In numerous cases the courts have construed violations of the Illinois Vehicle Code to be absolute liability offenses. For example, the cases of Fernow and Billardello involved violations of the statute prohibiting possession of a motor vehicle from which the manufacturer's serial number has been removed, defaced, or destroyed. (1917 Ill. Laws, § 156, at 685.) The supreme court ruled that the statute created a crime which did not require criminal intent or knowledge and that section 15b was a constitutional exercise of the police power. In People v. Espenscheid (1969), 109 Ill. App.2d 107, 249 N.E.2d 866, Justice Ryan, speaking for the court, stated the general rule as follows:

"The only intention necessary to render a person liable to a penalty for a violation of the automobile law is the doing of the act prohibited." (109 Ill. App.2d 107, 111, 249 N.E.2d 866, 868.)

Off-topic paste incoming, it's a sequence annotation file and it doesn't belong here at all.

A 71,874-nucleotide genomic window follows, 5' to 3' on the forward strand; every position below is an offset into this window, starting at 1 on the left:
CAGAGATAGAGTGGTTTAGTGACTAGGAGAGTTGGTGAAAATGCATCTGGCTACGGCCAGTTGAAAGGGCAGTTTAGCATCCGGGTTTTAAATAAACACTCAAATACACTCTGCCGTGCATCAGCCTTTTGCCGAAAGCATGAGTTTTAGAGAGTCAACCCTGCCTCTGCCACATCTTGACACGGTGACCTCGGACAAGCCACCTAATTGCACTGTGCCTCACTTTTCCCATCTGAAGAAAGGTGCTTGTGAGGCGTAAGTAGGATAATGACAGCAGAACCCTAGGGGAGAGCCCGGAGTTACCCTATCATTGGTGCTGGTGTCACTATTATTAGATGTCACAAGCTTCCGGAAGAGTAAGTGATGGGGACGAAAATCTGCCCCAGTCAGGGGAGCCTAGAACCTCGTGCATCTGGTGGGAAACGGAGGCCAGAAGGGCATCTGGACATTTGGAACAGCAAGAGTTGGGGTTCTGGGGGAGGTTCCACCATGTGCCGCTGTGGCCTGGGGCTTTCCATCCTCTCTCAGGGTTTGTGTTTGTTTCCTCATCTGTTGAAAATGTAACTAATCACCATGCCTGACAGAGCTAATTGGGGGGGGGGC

A defendant's intent or knowledge has been held immaterial on the question of guilt where the offense is driving while operator's license is suspended or revoked (People v. Turner (1976), 64 Ill.2d 183, 354 N.E.2d 897; People v. Strode (1973), 13 Ill. App.3d 697, 300 N.E.2d 323; People v. Espenscheid; People v. Jensen (1960), 24 Ill. App.2d 302, 164 N.E.2d 228, aff'd (1960), 21 Ill.2d 52, 171 N.E.2d 16); where the offense is unlawful use of driver's license (People v. Van Cura (1977), 49 Ill. App.3d 157, 364 N.E.2d 564, cert. denied (1978), 434 U.S. 1034, 54 L.Ed.2d 782, 98 S.Ct. 767); and where the offense is operating a vehicle under a fraudulent permit (People v. White Brothers Equipment Co. (1978), 63 Ill. App.3d 445, 380 N.E.2d 396). In the latter case the court stated:

"Statutes concerned with the registration and identification of motor vehicles and the operation of motor vehicles on the public highways are generally construed as imposing liability without fault or absolute liability. In other words, being malum prohibitum, no element of scienter or intent is involved in the violation of such statutes. (See generally Ill. Ann. Stat., ch. 38, par. 4-9, Committee Comments, at 281 (Smith-Hurd 1972).) This principle has been applied in numerous Illinois cases and is so well established as to require no discussion." 63 Ill. App.3d 445, 450, 380 N.E.2d 396, 400.